Photos: (8″ X 10″) or (11″ X 14″). Black and White glossy photos printed on photo paper have been around since the beginning. They were commonly sent to the press to promote the release of a film. The photos would sometimes have descriptive information typed on pieces of paper called studio snipes that were pasted to the back of the photo. In the early 1930s, the film’s title was often displayed in the lower border of the photo along with credits. In the early 1950s several studios began releasing color photos in sets of eight to twelve with the film’s title in the lower border. These sets of color glossy photos are very rarely found in full sets and are very desirable.

Heralds: These were small paper flyers that varied in size from 5″ X 7″ to 6″ X 9″ with printing on both sides. They might be just a single page or a fold-over of two pages. They were sold via the pressbook and bought in groups of thousands by theater owners to give away all over town in advance of the film’s opening. The theater and dates of the showing were usually printed on them by local printers. They were printed as early as the 1910s up to the early 1980s. As they were commonly given to the public, they do not hold as much value unless they feature some of the rarer titles from the late ‘20s and early ‘30s, such as Universal horror films.

Glass Slides: (3.5″ X 4″) Distributed from the early silent period up through the 1940s, glass slides were to be used just as transparencies are used today, except made of glass and used in the film projector. They advertised the upcoming feature, as well as local businesses. Often, they provided a blank area to write the play-date. Though they held little value in the past, they have come to be more widely collected of late, especially for the bigger titles of the day.

Programs: These are multi-page, hardbound or paperback booklets filled with scenes from the film and much background information on production. They were created for major movie releases and sold in lobbies of first run movie theatres.

Passbooks: Sent to theaters by the studio, these multi-page paperback booklets contained publicity material to be used in newspaper and magazine advertisements. They also included plot synopses, articles promoting the film and its actors, display campaigns, and, usually on the back pages, illustrations of all the film’s posters, lobby cards, etc.

How to Tell if a Vintage Movie Poster is Real
Verifying the authenticity of a vintage poster is a complex process. That is because there is not one standard printing process. Here are some of the indicators we typically look for:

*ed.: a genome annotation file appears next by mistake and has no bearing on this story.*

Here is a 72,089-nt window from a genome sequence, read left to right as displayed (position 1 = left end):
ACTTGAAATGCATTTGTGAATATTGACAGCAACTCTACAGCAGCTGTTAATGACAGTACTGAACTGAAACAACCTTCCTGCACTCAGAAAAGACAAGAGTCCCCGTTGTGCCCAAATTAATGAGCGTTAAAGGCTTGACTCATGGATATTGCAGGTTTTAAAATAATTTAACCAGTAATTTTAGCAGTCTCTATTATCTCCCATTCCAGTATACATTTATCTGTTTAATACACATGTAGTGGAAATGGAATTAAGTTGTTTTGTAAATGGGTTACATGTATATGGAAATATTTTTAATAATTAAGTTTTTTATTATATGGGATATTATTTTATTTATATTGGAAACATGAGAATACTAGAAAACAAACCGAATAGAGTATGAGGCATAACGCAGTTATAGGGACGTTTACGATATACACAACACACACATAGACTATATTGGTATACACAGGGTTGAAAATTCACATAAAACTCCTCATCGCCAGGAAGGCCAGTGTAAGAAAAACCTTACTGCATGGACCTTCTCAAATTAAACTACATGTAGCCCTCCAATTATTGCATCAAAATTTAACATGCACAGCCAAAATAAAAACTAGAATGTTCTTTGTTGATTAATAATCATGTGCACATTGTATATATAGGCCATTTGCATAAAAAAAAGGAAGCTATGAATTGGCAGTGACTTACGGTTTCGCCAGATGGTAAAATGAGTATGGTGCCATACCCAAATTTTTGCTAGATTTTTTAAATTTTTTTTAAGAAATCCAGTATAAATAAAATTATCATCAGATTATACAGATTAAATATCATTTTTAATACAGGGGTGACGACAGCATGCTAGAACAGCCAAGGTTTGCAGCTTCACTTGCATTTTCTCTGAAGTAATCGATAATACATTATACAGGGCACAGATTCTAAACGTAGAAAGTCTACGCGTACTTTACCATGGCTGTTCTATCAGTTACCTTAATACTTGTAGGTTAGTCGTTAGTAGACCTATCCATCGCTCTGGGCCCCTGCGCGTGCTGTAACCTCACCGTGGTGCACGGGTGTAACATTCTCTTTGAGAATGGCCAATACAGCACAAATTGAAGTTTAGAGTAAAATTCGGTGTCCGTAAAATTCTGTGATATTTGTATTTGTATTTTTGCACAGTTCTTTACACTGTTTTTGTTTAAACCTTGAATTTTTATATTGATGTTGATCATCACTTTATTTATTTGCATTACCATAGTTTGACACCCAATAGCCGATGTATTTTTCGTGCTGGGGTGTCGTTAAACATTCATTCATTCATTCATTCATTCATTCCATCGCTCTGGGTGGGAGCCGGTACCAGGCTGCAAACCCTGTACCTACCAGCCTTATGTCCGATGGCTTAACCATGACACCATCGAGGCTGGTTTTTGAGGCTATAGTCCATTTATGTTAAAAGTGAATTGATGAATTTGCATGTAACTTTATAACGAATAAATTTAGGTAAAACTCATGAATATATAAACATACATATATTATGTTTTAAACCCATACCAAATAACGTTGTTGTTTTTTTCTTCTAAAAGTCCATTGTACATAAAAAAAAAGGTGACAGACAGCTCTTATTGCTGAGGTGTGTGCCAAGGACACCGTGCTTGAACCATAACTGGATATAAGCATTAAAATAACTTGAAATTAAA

Movie posters often come in exact dimensions. So if a poster is supposed to be 27″x 40″, but actually has a different height or width, chances are the poster is a reproduction.

Poster Purchase Channel
Buying a poster from a reputable resource is a very effective way to reduce the likelihood of purchasing a fake. In eBay auctions, for instance, sellers can stay anonymous and fabricate positive review histories. In contrast to that, established movie vendors need to be very careful not to tarnish their reputation in order to protect their business model.

Does it have a GAU logo?
Typically US posters from the 1970s and 1980s will come with a GAU logo (the logo of the US printer’s union). Featuring a GAU logo does not definitely mean that a vintage poster is authentic as the GAU logo can also be reproduced in fake reprints. The absence of the GAU logo, however, is a clear indicator that a poster is not an original vintage movie poster.

Look for an NSS number
Most posters from the 1940s through to the 1980s that were distributed in the US will feature an NSS (National Screen Services) number. During this period the NSS was responsible for the distribution of movies and movie marketing collaterals for most major US studies. In order to better manage this task the NSS started printing unique identifiers (NSS numbers) on movie posters. So for vintage movie posters released by major US publishers that were released during this period, you should generally be able to find an NSS number on the poster. For posters from Europe or dating back to other periods this is not the case.

Does the Poster Look ‘Too Good’ given its Claimed Age?
A reality check is a simple but effective way to question your potential purchase: An original poster that was ‘in use’ will most definitely have signs of wear: cracks, pinholes and fold marks are the most common signs. If you come across a vintage poster in near perfect condition, be extra careful. This is not to say that there aren’t any vintage posters in near perfect condition. This is however rarely the case and can often only be achieved when extensive preservation work has been completed.